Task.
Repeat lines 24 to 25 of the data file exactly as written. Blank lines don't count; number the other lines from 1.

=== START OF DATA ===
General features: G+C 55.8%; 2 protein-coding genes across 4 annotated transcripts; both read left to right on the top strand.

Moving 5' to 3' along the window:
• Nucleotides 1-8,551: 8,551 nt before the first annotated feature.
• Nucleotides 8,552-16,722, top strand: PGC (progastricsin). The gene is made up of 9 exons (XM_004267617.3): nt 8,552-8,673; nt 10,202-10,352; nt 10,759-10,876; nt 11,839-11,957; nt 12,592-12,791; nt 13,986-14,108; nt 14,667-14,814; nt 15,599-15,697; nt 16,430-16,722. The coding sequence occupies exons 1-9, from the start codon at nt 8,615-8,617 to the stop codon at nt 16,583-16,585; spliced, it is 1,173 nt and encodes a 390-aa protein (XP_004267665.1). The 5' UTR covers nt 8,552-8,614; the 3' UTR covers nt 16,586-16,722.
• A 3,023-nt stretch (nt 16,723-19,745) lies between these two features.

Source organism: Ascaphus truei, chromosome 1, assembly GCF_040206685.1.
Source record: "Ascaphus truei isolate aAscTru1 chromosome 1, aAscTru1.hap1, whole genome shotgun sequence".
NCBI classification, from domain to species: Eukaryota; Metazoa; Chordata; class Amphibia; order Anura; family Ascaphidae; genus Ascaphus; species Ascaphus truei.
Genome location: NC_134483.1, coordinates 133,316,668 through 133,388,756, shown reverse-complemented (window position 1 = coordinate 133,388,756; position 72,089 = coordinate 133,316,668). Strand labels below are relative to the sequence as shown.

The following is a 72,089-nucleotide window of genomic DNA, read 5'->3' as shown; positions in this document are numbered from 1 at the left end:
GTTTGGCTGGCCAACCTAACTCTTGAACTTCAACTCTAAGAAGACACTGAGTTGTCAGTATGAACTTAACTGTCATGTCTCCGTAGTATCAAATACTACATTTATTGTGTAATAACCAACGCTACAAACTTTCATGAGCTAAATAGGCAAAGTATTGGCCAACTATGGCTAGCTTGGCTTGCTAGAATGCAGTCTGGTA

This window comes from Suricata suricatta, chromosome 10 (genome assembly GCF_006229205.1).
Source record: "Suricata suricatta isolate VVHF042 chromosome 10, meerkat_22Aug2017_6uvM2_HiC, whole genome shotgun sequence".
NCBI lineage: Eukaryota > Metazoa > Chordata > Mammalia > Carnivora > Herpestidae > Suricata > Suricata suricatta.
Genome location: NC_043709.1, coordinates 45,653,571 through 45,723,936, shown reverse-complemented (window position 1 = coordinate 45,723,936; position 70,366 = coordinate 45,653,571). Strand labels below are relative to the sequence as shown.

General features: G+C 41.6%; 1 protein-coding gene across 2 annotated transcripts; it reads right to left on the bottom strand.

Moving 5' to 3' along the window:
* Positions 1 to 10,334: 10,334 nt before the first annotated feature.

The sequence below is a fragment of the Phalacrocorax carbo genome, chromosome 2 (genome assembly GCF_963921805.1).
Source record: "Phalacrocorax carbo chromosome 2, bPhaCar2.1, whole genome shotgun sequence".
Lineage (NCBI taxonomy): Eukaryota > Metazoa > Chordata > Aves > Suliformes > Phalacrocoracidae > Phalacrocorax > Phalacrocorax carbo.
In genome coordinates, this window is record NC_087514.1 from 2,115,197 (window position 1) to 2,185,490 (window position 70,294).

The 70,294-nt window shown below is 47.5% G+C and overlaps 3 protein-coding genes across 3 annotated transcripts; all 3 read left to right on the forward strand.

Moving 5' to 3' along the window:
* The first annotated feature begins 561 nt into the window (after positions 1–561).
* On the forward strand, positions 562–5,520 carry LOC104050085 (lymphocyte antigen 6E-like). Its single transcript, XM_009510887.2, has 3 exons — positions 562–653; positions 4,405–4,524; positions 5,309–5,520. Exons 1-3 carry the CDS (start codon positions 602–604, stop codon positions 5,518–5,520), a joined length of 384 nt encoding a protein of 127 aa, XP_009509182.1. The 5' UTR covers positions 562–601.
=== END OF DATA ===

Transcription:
Moving 5' to 3' along the window:
* The first annotated feature begins 561 nt into the window (after positions 1–561).